Repeat pregnancy higher in women with intellectual, developmental disabilities
Women with intellectual and developmental disabilities are more likely than those without such disabilities.
Turns out, women having both intellectual and developmental disabilities have higher chances of having a baby within a year as compared to the ones without such disabilities.
According to a new study, rapid repeat pregnancy within one year of a previous live birth is associated with smaller babies, preterm birth, neonatal death and other adverse effects. It also indicates a lack of access to reproductive health care, such as pregnancy planning and contraception.
About one in 100 adults have an intellectual or developmental disability, such as autism spectrum disorder, Down syndrome, fetal alcohol syndrome and other nonspecific conditions that cause intellectual and developmental limitations.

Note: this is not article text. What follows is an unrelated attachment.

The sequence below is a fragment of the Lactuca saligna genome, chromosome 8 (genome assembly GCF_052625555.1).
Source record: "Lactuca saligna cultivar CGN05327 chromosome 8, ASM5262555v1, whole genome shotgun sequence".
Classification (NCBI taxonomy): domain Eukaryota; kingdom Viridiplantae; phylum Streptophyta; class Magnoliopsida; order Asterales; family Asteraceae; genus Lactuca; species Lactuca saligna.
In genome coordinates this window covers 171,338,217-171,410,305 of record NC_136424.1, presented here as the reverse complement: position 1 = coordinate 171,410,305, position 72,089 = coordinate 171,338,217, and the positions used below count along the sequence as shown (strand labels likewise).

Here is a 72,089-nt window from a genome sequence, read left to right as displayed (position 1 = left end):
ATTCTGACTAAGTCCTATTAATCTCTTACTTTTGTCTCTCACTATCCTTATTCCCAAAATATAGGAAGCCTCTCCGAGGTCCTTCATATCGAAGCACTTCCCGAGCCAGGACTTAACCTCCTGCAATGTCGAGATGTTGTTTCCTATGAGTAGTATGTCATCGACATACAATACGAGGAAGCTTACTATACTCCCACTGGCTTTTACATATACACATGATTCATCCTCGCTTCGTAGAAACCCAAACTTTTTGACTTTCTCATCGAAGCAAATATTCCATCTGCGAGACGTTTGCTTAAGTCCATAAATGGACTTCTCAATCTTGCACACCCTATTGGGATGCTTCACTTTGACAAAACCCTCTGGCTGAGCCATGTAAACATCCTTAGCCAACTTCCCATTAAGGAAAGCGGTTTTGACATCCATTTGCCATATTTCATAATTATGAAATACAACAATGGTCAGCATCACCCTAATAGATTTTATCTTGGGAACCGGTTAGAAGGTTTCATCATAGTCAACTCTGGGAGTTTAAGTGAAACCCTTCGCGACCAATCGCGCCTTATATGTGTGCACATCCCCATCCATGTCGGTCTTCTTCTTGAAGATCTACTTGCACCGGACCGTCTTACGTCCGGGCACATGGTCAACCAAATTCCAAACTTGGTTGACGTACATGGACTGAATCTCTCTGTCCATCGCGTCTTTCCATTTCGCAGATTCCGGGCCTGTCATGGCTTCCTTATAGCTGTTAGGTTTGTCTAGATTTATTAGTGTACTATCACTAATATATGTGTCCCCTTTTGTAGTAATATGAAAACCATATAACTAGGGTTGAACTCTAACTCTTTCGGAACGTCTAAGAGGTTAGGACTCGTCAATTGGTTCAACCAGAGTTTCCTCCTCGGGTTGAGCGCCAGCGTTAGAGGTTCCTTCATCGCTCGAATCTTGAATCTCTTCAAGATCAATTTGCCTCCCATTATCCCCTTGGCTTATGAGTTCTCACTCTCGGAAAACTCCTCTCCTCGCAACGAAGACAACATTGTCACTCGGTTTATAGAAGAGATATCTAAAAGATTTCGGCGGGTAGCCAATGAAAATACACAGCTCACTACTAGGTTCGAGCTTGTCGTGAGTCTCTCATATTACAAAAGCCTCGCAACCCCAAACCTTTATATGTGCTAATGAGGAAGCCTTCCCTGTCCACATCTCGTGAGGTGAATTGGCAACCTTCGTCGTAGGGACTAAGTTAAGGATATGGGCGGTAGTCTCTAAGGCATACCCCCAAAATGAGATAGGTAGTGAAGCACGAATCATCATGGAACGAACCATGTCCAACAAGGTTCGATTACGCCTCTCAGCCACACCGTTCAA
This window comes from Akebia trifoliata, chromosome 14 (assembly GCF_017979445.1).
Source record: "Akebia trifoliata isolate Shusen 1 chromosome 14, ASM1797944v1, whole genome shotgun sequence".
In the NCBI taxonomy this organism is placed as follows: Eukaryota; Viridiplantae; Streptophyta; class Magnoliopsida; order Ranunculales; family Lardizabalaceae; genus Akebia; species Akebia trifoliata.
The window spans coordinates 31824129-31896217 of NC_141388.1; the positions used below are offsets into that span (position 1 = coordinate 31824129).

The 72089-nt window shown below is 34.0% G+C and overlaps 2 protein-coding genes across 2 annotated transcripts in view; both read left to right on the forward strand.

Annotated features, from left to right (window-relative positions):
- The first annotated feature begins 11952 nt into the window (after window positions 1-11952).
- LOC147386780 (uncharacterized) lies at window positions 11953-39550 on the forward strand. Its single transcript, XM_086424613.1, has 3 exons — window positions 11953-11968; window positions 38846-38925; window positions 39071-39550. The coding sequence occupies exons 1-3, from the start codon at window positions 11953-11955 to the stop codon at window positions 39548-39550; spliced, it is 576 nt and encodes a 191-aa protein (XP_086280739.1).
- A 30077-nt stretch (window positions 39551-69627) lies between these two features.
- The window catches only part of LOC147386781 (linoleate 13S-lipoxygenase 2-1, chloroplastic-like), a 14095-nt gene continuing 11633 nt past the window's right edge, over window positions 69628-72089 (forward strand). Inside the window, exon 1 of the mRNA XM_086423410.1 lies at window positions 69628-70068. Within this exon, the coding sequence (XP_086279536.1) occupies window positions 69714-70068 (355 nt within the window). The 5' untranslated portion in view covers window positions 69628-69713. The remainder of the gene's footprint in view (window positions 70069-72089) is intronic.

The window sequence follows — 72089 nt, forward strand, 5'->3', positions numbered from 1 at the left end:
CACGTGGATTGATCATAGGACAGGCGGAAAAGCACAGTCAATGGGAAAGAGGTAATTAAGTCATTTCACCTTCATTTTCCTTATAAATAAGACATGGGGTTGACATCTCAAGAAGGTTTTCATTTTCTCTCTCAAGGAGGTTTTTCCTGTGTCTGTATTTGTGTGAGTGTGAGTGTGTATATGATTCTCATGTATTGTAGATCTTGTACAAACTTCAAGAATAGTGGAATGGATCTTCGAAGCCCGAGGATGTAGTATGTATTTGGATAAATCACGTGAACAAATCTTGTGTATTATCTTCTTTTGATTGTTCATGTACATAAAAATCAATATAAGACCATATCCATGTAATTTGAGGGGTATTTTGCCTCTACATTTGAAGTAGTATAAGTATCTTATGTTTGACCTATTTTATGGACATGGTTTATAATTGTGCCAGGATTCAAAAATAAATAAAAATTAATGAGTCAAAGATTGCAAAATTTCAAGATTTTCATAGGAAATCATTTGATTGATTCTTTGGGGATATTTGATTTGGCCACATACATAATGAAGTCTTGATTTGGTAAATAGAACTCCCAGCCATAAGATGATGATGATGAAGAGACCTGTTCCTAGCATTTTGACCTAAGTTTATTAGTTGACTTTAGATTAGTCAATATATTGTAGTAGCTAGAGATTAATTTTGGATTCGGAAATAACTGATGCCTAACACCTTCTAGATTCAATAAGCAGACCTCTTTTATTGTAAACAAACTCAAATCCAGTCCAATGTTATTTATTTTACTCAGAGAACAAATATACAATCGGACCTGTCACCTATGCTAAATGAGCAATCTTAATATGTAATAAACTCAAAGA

Lead author of the study, Hilary Brown said, "Women with intellectual and developmental disabilities are more likely than those without such disabilities to be young and disadvantaged in each marker of social, health, and health care disparities. They experience high rates of poverty and chronic physical and mental illness, and have poor access to primary care."
"This study shows that current efforts to promote reproductive health might not be reaching women with intellectual and developmental disabilities and that there is a lot more we can do to educate and support these women in relation to pregnancy planning and contraception," Brown added.
The full findings are present in the Canadian Medical Association Journal.